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Snowmobilers on Saturday morning use the trail that intersects County C in the town of Brussels, where Brett M. Buhr was killed in a collision with a pickup truck Friday afternoon. Photo by Ramelle Bintz/Door County Advocate
Snowmobilers on Saturday morning use the trail that intersects County C in the town of Brussels, where Brett M. Buhr was killed in a collision with a pickup truck Friday afternoon. Photo by Ramelle Bintz/Door County Advocate
Just south of this intersection in southern Door County is where the snowmobile trail crosses the road on County C. Photo by Ramelle Bintz.
On Saturday morning a truck on County C passes the fatal scene of a snowmobile accident Friday. / Ramelle Bintz/Door County Advocate

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Charges are unlikely to be filed against the driver of the truck that collided with a Brussels teenager who drove a snowmobile across his path Friday, according to Door County Sheriff Terry Vogel on Monday.

The snowmobiler, Brett M. Buhr, 13, died as a result of the crash. But as with all fatal traffic accidents, the case was referred to the local district attorney, who will make the final call, Vogel said.

No citations were listed on the Door County Sheriff’s Department accident report available Monday. The fatality occurred about 4:30 p.m. Friday when Brett was struck by Joel Jeanquart, 47, also from the Brussels area.

The report showed Brett heading east on a designated snowmobile trail in a field toward County C, one-tenth of a mile south of Swamp Road. He stopped at a posted sign on the trail. Brett was riding legally, wearing a helmet and in the lead, with his older brother, Brandon Buhr, following behind, according to Gary Eddy, Wisconsin conservation warden and snowmobile safety administrator.

Brett Buhr had recently completed a snowmobile safety course and was certified and driving legally, Eddy said. He was also wearing a helmet and eye protection.

For some unknown reason, Brett attempted to cross the road, and his snowmobile was struck by Jeanquart traveling north on County C. Jeanquart was driving a pickup truck pulling a snowmobile trailer with two snowmobiles.

He said he was going about 35 mph when he saw a lone snowmobile at the side of the road, according to the accident report. Jeanquart told deputies the operator drove in front of his vehicle and he was unable to avoid the crash.

He struck the snowmobile on the right side, ejecting Brett. The truck came to rest facing east in the east ditch with the front of his vehicle resting on top of the boy, who was taken to St. Vincent Hospital in Green Bay but did not survive. The Brussels-Union-Gardner Fire Department, Southern Door County Rescue, Door County EMS and Brussels-Union First Responders assisted at the scene.

The report lists Brandon Buhr as a witness. The Ski Doo snowmobile, owned by his father, Timothy Buhr, sustained little damage.

“These are horrible accidents and people should remember there is more than one victim here,” Eddy said Saturday. “Besides the boy and his family, the man driving the truck is also a victim, as well as the emergency responders.”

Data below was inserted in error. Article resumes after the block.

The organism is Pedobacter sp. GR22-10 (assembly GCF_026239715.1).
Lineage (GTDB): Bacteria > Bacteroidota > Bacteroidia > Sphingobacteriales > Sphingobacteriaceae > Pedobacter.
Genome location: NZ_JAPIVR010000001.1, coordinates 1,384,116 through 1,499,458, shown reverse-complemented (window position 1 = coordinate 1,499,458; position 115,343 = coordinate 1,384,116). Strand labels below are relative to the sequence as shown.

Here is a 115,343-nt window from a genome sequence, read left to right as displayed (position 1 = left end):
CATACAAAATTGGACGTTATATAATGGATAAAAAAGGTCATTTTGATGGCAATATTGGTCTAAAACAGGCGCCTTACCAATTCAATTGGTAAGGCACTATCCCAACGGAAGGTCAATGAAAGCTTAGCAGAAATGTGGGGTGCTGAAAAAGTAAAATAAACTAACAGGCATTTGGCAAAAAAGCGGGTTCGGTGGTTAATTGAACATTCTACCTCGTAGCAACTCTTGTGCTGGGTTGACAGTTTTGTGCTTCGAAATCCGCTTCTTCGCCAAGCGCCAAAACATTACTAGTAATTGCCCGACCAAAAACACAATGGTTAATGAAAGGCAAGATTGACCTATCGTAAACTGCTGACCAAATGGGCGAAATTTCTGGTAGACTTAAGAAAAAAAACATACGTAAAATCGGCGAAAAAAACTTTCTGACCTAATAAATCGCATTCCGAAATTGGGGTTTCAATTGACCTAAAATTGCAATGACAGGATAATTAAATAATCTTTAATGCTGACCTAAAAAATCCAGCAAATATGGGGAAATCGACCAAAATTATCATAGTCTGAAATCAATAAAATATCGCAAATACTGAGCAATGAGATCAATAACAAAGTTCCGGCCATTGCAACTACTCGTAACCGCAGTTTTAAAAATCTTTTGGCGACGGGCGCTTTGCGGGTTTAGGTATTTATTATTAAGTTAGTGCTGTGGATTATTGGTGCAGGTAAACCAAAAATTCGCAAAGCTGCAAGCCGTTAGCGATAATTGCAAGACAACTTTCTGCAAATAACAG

A reconstruction of the accident scene was completed by the Door County Sheriff’s Department Friday evening, Vogel said, and the results forwarded to the district attorney.

Crashes higher this winter

Brett was the 15th person this year to die in a snowmobile accident in Wisconsin and the only juvenile. He is Door County’s first snowmobile fatality this season and the first in four years. A 16th death was reported Sunday in Bayfield County.

Gary Eddy, Wisconsin conservation warden and snowmobile safety administrator, had issued a press release earlier Friday urging safety on snowmobile trails due to other recent fatalities. Even last year, a season nearly non-existent due to little snow, there were 10 snowmobile fatalities.

“Any snowmobile fatalities are too many,” Eddy said.

Conservation wardens also responded to a single fatality on an Oconto County snowmobile trail last week. The Oconto County coroner later determined that person suffered fatal cardiac arrest prior to the crash and his death was not included in the statistics.

Twelve of the 16 accidental deaths were related to alcohol. Besides zero tolerance on trails, Eddy urged all snowmobile operators to take a safety course. Snowmobile certification is required of all operators at least 12 years old born on or after Jan. 1, 1985. Those younger must either ride as a passenger with someone 18 or older or stay on private property.

As ice conditions deteriorate and the channel is now open due to icebreaking, he warned people to watch closely as conditions can change rapidly. If there is any doubt, he said to stay off the ice.

“It has been a bad year for people going through ice,” he said.

While statistics are not good this season, there have been worse years. The record was the winter of 1999-2000 when 39 people died in snowmobile crashes. With 220,000 people who now enjoy snowmobiling as a winter sport in Wisconsin, he said, it is relatively safe. Another 20,000 purchase non-resident trail passes.

Door County’s last snowmobile fatality was four years ago on Feb. 6, 2009, when a 40-year-old Michigan man, William Lawrence Pann, lost control of his snowmobile and struck a tree in the town of Nasewaupee.

Contact Ramelle Bintz at rbintz@doorcountyadvocate.com.

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